Once the inlet gauge reading stops rising, open the oxygen cylinder valve all the way. Most fuel gas cylinders should be opened only 1 to 11⁄2 turns, and preferably no more than 3⁄4 of a turn, which gives you the ability to shut off the fuel gas source quickly in case of an emergency (see Figure 1).
Red/green twin line oxyfuel hoses are one of the least expensive but often the most overlooked components in a welding or cutting application. Correct hose material is required for different fuel gases. One hose does not fit all applications. A quick test to check if your hose needs replacing is to take the twin hose in hand and double it back on itself, creating a pinch. If you see any sign of cracking, thinning, or wear, discard the hose and replace it with a new one.
Never repair a hose with tape, and avoid splicing. Always use the shortest possible length of hose. Extra length creates pressure drop at the torch and also makes available more explosive oxyfuel for a potential accident should a hot piece of slag drop and burn through the hose. Test gauges are available to help correct pressure drop through this line-loss dynamic.
Twin hoses are available in several grades, depending on your choice of fuel gas. Always make sure you are using the correct hose grade for your application.
Torches and Tips
Select torches and tips that are rated for the demands of the application. Choosing the incorrect tip size can result in a flashback. Correctly located flashback arresters in the gas delivery system are critical. Never use oxyfuel regulators or torches without flashback arrester protection. The NFPA requires visual and bubble leak tests be performed on oxyfuel cutting and welding torch setups prior to use.
The same rules of torch safety apply to heating or rosebud applications. The critical issue with this application is to supply the heating head with enough fuel gas. All fuel gases that come from a liquid product have a vapor rate that is affected by temperature and the wetted surface area inside the cylinder. Using a heating head with a fuel gas cylinder half full or almost empty or in cold temperatures will affect its performance. The flame on a heating head must always be off the end of the tip (see Figure 2).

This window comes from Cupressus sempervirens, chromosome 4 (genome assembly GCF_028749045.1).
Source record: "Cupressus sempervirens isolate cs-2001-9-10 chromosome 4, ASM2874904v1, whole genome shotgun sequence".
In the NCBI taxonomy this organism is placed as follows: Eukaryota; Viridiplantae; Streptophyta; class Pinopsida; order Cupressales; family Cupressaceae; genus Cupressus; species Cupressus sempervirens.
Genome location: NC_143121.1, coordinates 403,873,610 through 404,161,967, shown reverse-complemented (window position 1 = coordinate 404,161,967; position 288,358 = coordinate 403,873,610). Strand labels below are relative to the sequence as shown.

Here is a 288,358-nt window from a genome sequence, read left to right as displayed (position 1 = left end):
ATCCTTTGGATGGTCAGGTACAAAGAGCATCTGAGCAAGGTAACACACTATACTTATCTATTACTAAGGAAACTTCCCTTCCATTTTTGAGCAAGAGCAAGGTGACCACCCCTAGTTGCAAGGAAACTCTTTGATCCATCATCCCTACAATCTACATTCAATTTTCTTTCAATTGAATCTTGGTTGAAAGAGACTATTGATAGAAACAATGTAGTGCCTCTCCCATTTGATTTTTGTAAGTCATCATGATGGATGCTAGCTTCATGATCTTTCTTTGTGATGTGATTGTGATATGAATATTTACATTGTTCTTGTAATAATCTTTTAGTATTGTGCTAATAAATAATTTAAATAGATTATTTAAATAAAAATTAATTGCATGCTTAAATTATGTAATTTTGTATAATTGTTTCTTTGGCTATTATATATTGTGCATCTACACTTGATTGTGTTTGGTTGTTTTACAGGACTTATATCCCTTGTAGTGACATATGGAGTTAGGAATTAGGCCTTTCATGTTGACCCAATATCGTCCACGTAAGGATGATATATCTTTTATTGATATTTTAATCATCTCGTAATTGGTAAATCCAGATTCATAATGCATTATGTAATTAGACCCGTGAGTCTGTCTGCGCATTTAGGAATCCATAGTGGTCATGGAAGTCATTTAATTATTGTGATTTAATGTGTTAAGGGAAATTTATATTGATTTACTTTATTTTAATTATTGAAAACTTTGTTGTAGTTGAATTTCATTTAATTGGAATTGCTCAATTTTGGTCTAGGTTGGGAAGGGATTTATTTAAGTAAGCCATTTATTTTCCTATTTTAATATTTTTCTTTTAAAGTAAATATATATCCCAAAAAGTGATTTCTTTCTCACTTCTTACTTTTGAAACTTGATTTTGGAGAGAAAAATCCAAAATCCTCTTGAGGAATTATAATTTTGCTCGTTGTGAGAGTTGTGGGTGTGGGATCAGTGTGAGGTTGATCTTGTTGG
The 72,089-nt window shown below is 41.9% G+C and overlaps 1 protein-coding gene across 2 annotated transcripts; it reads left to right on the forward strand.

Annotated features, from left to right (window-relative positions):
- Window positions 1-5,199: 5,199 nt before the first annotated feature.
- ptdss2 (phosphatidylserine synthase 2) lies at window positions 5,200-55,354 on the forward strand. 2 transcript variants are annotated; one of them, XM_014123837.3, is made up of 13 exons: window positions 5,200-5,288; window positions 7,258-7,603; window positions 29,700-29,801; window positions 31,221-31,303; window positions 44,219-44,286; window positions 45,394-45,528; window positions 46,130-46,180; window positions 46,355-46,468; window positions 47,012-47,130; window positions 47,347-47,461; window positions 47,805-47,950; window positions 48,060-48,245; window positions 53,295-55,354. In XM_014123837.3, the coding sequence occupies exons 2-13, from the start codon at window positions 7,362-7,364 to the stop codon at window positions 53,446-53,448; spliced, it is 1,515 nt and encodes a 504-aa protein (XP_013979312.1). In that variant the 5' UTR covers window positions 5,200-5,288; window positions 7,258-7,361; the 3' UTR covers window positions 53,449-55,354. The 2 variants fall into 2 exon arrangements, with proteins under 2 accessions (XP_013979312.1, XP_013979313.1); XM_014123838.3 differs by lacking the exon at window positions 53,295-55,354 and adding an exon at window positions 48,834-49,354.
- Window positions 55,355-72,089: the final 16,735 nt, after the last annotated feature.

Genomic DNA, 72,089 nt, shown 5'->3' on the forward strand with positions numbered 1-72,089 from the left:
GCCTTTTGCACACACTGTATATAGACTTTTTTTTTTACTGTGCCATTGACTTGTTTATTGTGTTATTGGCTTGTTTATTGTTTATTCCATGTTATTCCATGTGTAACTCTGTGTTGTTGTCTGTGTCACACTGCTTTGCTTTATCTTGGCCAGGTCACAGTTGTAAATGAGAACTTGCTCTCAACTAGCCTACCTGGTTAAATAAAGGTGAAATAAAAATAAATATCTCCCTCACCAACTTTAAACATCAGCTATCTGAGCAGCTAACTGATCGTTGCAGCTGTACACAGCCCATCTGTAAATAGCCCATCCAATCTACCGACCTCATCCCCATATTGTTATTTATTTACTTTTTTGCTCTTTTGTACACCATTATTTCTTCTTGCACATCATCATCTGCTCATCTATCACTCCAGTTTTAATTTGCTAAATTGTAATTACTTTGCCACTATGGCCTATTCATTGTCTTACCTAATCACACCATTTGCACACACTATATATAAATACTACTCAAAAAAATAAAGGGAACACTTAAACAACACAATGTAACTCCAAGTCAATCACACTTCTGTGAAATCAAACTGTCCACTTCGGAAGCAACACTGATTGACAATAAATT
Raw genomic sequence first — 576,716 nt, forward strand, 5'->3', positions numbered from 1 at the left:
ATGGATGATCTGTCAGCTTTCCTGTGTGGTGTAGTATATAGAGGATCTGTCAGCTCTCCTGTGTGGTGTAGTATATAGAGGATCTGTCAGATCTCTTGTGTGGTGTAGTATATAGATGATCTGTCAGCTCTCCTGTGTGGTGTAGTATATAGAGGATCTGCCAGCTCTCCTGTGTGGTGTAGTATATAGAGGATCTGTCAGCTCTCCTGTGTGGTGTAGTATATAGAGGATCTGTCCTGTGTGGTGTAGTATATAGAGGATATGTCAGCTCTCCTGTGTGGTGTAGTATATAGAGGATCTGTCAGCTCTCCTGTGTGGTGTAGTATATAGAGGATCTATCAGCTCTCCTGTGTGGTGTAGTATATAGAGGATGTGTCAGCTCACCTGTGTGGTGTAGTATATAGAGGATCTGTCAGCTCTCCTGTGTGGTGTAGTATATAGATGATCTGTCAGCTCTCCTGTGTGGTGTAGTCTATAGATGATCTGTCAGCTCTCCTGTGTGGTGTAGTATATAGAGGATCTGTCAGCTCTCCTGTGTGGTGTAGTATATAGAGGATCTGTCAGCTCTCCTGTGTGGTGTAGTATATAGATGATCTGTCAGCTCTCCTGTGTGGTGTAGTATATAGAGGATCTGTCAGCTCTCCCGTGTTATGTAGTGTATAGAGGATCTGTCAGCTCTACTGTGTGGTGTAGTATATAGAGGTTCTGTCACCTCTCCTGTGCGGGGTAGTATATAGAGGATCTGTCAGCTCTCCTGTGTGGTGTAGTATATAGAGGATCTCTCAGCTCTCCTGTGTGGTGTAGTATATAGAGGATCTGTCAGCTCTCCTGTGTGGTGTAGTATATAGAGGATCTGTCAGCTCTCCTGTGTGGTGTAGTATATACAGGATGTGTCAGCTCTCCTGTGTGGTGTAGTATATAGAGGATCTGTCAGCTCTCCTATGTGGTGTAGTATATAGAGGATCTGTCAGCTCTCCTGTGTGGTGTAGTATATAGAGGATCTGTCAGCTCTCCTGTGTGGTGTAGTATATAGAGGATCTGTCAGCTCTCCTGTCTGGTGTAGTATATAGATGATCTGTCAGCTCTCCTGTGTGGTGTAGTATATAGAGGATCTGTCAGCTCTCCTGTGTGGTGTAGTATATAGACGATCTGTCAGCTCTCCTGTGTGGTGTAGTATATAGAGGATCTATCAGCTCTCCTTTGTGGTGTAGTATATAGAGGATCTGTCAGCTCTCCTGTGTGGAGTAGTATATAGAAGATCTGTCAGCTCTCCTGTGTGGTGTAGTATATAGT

Gas Storage, Delivery
The NFPA 51 standard references three separate cylinder storage requirements along with fabrication and marking designation. The main issue is protecting all cylinders by placing them at least 25 ft. away from flammable or combustible materials or conditions. It also is important to isolate them in such a way to keep them from being tampered with by unauthorized personnel. Electrical outlets or any electrical source that could ignite a flammable gas leak must also be isolated by 25 ft. when flammable gases are stored in the same area.
Industry standards approximate the time it takes to change out empty compressed-gas cylinders at 20 minutes. Rather than having a set of gas cylinders at each workstation, you may benefit from installing gas manifolds and station drops to deliver gas. This increases efficiency and reduces lost time from cylinder changeouts.
Manifolds are either plumbed in a dead-end or a looped configuration. A dead-end system will terminate at the last drop, whereas a looped system will be connected from the last drop back to where the manifold originates. The dead-end system often has problems starving the last legs of the manifold system when demand or draw on the gas product increases.